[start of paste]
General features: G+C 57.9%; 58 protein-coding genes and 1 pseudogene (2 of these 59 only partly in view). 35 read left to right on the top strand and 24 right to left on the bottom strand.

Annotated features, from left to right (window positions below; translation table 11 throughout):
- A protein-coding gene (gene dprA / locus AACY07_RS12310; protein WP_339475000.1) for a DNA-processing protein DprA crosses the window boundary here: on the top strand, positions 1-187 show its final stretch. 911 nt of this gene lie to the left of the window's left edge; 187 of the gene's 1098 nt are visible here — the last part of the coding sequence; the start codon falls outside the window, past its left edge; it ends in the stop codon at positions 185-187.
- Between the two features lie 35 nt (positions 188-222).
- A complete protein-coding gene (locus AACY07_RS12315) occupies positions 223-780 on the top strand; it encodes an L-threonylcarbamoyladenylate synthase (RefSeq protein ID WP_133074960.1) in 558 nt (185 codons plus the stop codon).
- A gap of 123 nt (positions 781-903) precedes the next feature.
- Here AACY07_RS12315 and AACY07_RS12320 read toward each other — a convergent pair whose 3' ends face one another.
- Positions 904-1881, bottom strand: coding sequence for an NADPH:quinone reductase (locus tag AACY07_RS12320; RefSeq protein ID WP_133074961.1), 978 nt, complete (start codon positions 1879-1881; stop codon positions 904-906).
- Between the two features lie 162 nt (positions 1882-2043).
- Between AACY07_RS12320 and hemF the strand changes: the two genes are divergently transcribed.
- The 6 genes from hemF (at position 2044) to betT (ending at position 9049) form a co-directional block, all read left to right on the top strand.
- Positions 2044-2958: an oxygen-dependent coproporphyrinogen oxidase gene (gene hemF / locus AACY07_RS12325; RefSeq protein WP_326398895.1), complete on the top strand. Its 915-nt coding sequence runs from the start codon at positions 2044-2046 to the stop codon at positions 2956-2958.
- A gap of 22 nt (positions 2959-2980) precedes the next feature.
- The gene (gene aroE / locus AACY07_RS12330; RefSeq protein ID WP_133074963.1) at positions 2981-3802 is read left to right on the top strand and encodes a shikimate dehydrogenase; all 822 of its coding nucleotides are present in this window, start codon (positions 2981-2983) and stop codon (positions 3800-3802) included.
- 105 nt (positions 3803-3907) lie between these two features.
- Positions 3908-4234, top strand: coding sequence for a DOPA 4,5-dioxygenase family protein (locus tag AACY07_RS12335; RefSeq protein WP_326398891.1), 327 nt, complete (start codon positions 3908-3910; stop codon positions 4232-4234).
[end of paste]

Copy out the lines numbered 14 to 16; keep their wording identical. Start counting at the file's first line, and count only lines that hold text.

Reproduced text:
- The gene (gene aroE / locus AACY07_RS12330; RefSeq protein ID WP_133074963.1) at positions 2981-3802 is read left to right on the top strand and encodes a shikimate dehydrogenase; all 822 of its coding nucleotides are present in this window, start codon (positions 2981-2983) and stop codon (positions 3800-3802) included.
- 105 nt (positions 3803-3907) lie between these two features.
- Positions 3908-4234, top strand: coding sequence for a DOPA 4,5-dioxygenase family protein (locus tag AACY07_RS12335; RefSeq protein WP_326398891.1), 327 nt, complete (start codon positions 3908-3910; stop codon positions 4232-4234).